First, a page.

Thursday, January 16, 2014


Photo: Maharet Hughes/Graphic Vibe LA

 Great stage presence is one of the most compelling qualities a dancer can possess, but it’s also one of the most esotericStage presence has been described variously as “star power” “charisma”, “it”,  “animal magnetism” and even “the X factor”- hence the name of the popular television show. It has nothing to do with looks, or being sexy…although both of those qualities certainly help!  Stage presence is something that emanates from inside.

A dancer who is a superlative technician but who lacks “that certain something” will almost never be able to hold a handle to a performer with competent skills, but with that extra captivating appeal… the kind that means the audience can’t take their eyes off you. Many people believe that only a few very lucky people are born with presence. In real life that may be in a small part true, but for work on stage stage presence is learned skill, a technique that can be developed by anybody!

As with the learning curve for any skill, developing great stage presence will take some time and effort. You might want to take an acting workshop or a few classes, but there are also plenty of things you can do during your home practice to start honing your stage presence, too.

 Start With The Basics And Give Yourself Permission To Play
Whether you are in class or practicing on your own, remember that stage presence is a learned technique- so put that concept into action immediately. As you drill your technique, experiment with different emotions in both your facial expressions and in bodily gestures. This way, your brain will be working twice as hard, processing what you are doing physically and emotionally. Like any sort of muscle memory, after a while, your attitudes and expressiveness will become second nature.  Work up an entire repertoire of different emotions, and be fearless in expressing them!

 Believe In Yourself
 Remember when you were a child? You weren’t self-conscious when you were at play; you gave it your all, not caring who was watching!  You became completely absorbed in what you were doing within the realm of your own imagination. You really thought that your teddy bear was a sparkling and witty conversationalist! That’s the level of imagination and “what if” commitment that you need to develop for your stage work.  Remember, if you don’t believe what you are doing, the audience won’t, either. Be fearless!

 Musicality Matters
 Musicality is another somewhat mysterious attribute- but it’s also a very necessary part of a dancer’s stage presence.  Musicality is basically feeling-and illustrating- the music; but it’s also emotional.  It means feeling not just the beats, rhythms and phrases of a piece of music, but also having regard for nuanced pauses, smaller lyrical embellishments, and the feeling of the music in general.    Try listening to music while you are sitting down, and breath along with it… you’ll begin to really clearly “see” where the pauses, crescendos and slower parts all fit together.  Close your eyes and let yourself really see where the music takes you emotionally.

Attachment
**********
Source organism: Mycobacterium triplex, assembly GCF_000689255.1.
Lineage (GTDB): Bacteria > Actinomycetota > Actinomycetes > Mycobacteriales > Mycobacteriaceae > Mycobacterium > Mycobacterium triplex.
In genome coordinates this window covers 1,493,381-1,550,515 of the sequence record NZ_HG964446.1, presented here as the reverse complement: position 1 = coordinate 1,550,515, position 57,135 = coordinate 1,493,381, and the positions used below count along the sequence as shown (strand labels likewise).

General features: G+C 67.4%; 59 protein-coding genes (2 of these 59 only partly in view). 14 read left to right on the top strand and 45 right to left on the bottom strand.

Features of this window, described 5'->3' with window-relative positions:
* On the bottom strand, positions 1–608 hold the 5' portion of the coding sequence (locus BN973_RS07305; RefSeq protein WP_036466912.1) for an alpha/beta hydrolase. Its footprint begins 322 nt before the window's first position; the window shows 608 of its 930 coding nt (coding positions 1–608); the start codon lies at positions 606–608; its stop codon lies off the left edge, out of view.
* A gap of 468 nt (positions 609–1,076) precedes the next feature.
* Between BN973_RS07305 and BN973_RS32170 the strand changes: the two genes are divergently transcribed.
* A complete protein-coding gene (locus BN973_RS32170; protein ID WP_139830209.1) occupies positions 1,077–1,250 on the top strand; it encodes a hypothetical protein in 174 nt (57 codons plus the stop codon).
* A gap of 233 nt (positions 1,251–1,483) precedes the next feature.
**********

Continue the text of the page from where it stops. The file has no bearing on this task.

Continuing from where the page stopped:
Try A New Approach
 If you are used to doing choreography a certain way, take a different perspective.  If you’ve been focusing mainly on movement, run the piece focusing on facial expressions only. Try it again, only this time, concern yourself with adding expression and intent to your arm work. If you’ve been dancing this piece in a holding back a little, dance it full blown; if you’ve been performing athletically, try dancing in a more restrained approach. This work in opposites, as well as concentrating on different aspects of your dance can make it newer, fresher and more audience accessible in the long run.

 Have Fun
 Remember, dancing is a living, breathing art…and while we should be taking dancing seriously, we don’t need to always take ourselves seriously!  Relax; let your intuition take over, and have a great time doing something you love!


 Princess Farhana is teaching her “Drama Queen Performance Intensive on Thursday,  March 20, 2014 at Art Of The Belly in Ocean City, Maryland. Info here:

 “The Belly Dance Handbook: A Companion For The Serious Dancer” by Princess Farhana is available on Amazon:


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